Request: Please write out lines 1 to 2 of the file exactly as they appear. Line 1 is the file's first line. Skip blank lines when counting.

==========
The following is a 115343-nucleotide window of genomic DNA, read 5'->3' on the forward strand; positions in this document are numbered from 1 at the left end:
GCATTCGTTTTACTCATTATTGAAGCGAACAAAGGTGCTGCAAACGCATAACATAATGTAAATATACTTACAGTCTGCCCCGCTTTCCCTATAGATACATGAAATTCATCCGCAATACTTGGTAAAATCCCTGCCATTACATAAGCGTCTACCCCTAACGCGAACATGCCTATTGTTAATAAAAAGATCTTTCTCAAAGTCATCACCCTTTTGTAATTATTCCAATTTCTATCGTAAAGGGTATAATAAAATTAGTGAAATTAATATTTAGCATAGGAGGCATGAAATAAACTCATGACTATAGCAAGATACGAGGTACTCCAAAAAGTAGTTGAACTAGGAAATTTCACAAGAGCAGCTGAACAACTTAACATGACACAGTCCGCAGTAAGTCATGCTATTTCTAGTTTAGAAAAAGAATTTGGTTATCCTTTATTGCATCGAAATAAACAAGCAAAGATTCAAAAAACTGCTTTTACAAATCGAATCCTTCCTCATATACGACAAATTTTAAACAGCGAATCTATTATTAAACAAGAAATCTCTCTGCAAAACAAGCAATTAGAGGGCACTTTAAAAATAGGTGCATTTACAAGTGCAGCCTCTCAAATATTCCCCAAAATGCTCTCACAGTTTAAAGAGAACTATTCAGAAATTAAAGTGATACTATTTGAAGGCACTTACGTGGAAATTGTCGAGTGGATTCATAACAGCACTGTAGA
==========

The following is a 115343-nucleotide window of genomic DNA, read 5'->3' on the forward strand; positions in this document are numbered from 1 at the left end:
GCATTCGTTTTACTCATTATTGAAGCGAACAAAGGTGCTGCAAACGCATAACATAATGTAAATATACTTACAGTCTGCCCCGCTTTCCCTATAGATACATGAAATTCATCCGCAATACTTGGTAAAATCCCTGCCATTACATAAGCGTCTACCCCTAACGCGAACATGCCTATTGTTAATAAAAAGATCTTTCTCAAAGTCATCACCCTTTTGTAATTATTCCAATTTCTATCGTAAAGGGTATAATAAAATTAGTGAAATTAATATTTAGCATAGGAGGCATGAAATAAACTCATGACTATAGCAAGATACGAGGTACTCCAAAAAGTAGTTGAACTAGGAAATTTCACAAGAGCAGCTGAACAACTTAACATGACACAGTCCGCAGTAAGTCATGCTATTTCTAGTTTAGAAAAAGAATTTGGTTATCCTTTATTGCATCGAAATAAACAAGCAAAGATTCAAAAAACTGCTTTTACAAATCGAATCCTTCCTCATATACGACAAATTTTAAACAGCGAATCTATTATTAAACAAGAAATCTCTCTGCAAAACAAGCAATTAGAGGGCACTTTAAAAATAGGTGCATTTACAAGTGCAGCCTCTCAAATATTCCCCAAAATGCTCTCACAGTTTAAAGAGAACTATTCAGAAATTAAAGTGATACTATTTGAAGGCACTTACGTGGAAATTGTCGAGTGGATTCATAACAGCACTGTAGA